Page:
Forging Lasting Partnerships Through Community Engagement

Photo of Jehan El-Bayoumi
02/26/2019 17:08

Diversity in the health care workforce, continuing education for care providers and building partnerships with community stakeholders are the pillars on which healthy, resilient communities are built, according to Jehan El-Bayoumi, executive director of GW’s Rodham Institute.

Dr. El-Bayoumi gave the keynote address this winter at the first annual community partners engagement event.

Community partners from across the Washington, D.C., metro area, GW and local care providers came together to share their ideas and success stories for relationship-building initiatives at an event themed “It Takes a Community!” 

Hosted by GW Nursing, the event aimed to align the goals of our community partners and faculty to better serve the health and well-being of the Washington, D.C., community.

Dr. El-Bayoumi’s keynote address, “Working Together to Improve the Health and Well-Being of the DMV (District of Columbia, Maryland, Virginia),” focused on the broad disparities between different parts of the city as well as some exemplars that have made strides in closing those gaps.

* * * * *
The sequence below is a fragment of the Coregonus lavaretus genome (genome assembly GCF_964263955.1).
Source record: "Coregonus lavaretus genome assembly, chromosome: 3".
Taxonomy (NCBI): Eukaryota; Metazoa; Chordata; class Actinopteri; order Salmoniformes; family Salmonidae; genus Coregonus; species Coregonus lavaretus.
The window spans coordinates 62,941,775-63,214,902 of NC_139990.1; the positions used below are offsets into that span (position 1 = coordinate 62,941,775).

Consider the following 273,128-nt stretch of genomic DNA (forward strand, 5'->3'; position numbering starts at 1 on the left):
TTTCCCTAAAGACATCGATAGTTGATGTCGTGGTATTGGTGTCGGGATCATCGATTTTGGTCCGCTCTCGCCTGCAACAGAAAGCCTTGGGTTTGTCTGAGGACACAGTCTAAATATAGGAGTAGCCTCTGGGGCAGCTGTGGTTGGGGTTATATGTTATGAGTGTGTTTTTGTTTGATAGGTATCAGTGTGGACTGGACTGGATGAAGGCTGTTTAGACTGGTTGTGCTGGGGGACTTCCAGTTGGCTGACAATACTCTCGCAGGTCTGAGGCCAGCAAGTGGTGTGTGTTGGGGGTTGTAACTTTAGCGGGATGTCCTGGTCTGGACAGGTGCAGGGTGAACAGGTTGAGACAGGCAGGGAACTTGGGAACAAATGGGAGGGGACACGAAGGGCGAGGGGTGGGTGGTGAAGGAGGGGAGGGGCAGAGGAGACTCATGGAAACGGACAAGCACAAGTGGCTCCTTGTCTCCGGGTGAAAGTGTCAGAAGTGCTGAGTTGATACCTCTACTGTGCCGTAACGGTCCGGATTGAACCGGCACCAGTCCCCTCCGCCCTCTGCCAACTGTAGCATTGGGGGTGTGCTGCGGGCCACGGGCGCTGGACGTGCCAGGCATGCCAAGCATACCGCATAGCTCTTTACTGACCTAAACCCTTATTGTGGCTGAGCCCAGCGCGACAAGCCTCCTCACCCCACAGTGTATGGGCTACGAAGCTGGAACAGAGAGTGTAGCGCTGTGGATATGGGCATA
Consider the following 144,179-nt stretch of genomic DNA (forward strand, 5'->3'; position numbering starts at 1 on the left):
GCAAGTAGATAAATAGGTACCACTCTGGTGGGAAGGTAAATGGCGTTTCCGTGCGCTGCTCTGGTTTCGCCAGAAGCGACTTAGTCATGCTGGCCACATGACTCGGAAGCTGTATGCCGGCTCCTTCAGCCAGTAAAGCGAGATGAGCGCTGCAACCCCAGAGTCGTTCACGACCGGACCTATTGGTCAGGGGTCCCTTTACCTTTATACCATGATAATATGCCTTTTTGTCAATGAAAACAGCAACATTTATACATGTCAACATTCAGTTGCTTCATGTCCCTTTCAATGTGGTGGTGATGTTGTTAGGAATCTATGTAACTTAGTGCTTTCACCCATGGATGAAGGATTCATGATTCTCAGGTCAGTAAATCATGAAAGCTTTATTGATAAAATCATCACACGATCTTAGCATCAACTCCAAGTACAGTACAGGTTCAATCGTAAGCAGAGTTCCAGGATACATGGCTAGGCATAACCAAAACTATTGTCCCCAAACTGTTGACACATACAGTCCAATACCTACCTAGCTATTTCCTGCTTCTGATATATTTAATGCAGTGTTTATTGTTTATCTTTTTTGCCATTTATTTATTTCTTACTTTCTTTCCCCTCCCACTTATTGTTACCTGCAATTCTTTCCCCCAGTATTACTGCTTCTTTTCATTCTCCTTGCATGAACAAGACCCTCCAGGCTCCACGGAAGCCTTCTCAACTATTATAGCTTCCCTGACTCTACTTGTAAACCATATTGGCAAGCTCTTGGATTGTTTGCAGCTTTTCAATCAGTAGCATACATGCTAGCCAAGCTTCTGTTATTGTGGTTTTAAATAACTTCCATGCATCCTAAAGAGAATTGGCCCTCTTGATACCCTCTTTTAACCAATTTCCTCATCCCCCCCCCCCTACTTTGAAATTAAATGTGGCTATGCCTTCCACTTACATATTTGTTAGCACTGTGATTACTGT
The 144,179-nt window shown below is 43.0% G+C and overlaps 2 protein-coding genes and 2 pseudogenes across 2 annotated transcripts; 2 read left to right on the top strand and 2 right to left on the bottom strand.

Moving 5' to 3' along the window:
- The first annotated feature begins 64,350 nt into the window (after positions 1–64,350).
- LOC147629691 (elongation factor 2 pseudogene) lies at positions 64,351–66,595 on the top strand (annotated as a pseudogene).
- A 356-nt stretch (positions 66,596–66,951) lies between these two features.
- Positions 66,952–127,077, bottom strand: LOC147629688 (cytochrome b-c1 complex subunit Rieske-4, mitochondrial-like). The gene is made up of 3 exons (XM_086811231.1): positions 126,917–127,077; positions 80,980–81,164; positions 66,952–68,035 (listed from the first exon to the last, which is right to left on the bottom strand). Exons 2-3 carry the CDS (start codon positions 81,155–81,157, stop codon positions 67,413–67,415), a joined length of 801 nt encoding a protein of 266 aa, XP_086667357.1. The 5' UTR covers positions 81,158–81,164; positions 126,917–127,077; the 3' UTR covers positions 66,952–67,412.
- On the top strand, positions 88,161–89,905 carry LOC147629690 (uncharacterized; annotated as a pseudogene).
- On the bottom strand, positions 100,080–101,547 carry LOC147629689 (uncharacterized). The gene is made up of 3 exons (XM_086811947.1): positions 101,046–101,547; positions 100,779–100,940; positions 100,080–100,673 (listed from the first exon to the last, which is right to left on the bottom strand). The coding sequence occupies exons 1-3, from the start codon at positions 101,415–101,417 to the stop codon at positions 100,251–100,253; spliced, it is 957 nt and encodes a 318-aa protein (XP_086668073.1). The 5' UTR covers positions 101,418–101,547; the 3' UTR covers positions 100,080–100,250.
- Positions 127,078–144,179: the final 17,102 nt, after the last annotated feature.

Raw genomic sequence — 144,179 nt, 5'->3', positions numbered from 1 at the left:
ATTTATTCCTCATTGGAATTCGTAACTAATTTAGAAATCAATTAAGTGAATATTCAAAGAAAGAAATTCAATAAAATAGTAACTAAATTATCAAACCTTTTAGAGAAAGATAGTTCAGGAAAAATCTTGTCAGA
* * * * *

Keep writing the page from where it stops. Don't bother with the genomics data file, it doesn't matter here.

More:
“We at the Rodham Institute like to present not just a problem but a solution,” said Dr. El-Bayoumi before introducing the institute’s three priorities in building health equity: community collaboration, education for health care providers and workforce diversity.

Dr. El-Bayoumi went on to say the model of community partnerships needs to change from one of top-down leadership with one group at the top—be it physicians, nurses or another stakeholder—to a wheel model with rotating leadership. GW Nursing practice and community partners in attendance, said the event provided invaluable learning opportunities.

“One of the things that really struck me was that diversity in the workforce,” said Charles Birdie, executive director of the Loudoun Free Clinic. “I’d like to see more minority physicians and health care personnel start to volunteer at the clinic, because I think it’s going to be better for everyone all around. I think the School of Nursing can help us with that.”

GW Nursing sends Bachelor of Science in Nursing students to the Loudoun Free Clinic for clinical assignments, and some students also volunteer there, Mr. Birdie said. The partnership has been beneficial for both the clinic and the school, he said. 

"I’m really glad GW Nursing put this together, and I’m glad to see it’s the first annual event," Mr. Birdie said. "I will certainly be back next year."